Spock's Beard — The Beard Is out There (AKA Official Live Bootleg)
(Inside Out Music IOMCD031, 1996/1998, CD)
by Paul Hightower, Published 1997-05-01
The Los Angeles ProgFests have proven their worth to the attendees and now they seem to be yielding rewards for the performers as well. While there was no ProgFest last year, 1996 turned out to be the year of the ProgFest live album with releases from Änglagård and Solaris. Now joining the ranks is The Official Live Bootleg from Spock's Beard. This disc captures Neal Morse and crew on stage at the Variety Arts Center, as they plow through their debut release, The Light, rounding out the collection with "Thoughts" from their sophomore effort Beware of Darkness.
For many in the audience, Spock's Beard's ProgFest performance was first contact with this new American band and, though Neal Morse was facing a somewhat hostile audience, he seems totally determined on this disc to win them over. Judging by the band's current popularity (including a repeat invitation to play ProgFest — an honor only previously accorded to Änglagård), for the most part he appears to have succeeded. No doubt this is aided by Morse's attention to detail which pays off on stage as it does on the CD; overall production values are high, with a good live ambiance added to a stellar board mix. And, regardless of how one might feel about the music of Spock's Beard, one can't help but feel that Morse is putting out 150% for the audience. The song "Thoughts" works especially well, giving the entire band a chance to show off their chops and ability to handle Gentle Giant-esque vocal interplay.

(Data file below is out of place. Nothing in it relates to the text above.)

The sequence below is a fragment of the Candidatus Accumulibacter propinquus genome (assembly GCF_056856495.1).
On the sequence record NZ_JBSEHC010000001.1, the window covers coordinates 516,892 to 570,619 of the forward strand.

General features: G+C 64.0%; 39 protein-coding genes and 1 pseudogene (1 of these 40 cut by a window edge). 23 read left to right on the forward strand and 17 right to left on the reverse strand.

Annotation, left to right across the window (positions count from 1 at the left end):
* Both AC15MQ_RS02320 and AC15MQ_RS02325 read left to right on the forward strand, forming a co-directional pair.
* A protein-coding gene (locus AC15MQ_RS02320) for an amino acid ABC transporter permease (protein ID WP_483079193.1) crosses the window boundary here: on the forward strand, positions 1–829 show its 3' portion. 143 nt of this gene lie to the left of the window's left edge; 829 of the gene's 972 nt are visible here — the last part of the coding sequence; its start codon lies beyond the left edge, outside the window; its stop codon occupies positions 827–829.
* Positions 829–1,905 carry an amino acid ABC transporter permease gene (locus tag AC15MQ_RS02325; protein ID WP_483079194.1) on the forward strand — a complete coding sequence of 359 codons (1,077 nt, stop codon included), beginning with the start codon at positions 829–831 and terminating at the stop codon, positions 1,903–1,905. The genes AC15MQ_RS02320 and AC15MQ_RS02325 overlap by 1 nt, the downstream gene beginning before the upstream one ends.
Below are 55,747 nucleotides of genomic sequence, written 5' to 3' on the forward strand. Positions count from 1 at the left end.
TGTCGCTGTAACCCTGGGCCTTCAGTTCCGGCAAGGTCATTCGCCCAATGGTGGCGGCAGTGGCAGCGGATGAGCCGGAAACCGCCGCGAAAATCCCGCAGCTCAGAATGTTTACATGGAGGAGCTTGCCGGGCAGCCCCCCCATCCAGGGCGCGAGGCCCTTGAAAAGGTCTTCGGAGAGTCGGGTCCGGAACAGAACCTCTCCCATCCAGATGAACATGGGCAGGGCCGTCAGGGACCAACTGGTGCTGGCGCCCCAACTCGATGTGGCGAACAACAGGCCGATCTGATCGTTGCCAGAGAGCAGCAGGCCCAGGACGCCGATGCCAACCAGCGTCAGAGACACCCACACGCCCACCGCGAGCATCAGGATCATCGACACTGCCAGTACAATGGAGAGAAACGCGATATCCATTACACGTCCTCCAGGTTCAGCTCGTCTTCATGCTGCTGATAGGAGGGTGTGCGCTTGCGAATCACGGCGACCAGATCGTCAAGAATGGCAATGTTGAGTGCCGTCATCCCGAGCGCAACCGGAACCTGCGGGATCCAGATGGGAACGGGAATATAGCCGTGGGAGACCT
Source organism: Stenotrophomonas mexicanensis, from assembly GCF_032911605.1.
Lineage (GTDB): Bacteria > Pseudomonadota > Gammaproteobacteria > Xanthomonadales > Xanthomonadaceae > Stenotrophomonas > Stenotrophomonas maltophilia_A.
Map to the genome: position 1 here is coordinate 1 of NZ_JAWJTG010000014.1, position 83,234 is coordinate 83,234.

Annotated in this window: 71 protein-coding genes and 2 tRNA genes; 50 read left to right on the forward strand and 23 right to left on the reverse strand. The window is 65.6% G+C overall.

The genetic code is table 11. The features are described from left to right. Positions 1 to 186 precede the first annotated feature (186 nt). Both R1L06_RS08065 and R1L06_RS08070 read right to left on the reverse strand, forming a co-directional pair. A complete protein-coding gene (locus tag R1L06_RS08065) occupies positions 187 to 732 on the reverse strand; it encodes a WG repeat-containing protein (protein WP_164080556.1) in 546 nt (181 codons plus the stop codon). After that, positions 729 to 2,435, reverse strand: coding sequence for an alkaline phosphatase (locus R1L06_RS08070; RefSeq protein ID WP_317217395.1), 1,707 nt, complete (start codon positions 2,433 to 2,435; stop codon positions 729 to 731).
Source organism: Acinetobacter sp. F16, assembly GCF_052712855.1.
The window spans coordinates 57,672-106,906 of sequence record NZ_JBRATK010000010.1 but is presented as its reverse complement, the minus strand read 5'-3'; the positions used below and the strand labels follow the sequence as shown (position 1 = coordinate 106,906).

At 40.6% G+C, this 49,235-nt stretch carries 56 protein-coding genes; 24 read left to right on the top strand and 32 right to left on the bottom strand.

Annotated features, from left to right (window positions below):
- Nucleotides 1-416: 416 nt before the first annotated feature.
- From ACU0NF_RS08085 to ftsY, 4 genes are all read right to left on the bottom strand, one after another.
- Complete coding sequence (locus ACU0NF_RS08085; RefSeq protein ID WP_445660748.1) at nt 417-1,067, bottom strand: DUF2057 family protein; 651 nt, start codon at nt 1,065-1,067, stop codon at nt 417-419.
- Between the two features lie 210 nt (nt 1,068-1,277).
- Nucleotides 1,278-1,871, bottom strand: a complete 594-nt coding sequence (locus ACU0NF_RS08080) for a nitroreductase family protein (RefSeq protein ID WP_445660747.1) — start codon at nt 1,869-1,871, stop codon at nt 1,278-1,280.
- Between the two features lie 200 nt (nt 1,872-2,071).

But, as much as I want to like Spock's Beard, I still have a nagging problem with them. Don't get me wrong, these are no slouches. The Official Live Bootleg proves that the group is more than capable of mastering long, complex arrangements full of twists in meter and dynamics. In fact, on this disc they make it look easy — perhaps a little too easy. I ultimately get the feeling that these guys could make a living playing just about anything they wanted and the performance (and their recordings, in my opinion) consequently lacks a bit of sincerity. Can a prog band be too professional for its own good? It's a question I think worth debating and The Official Live Bootleg provides a perfect case study.
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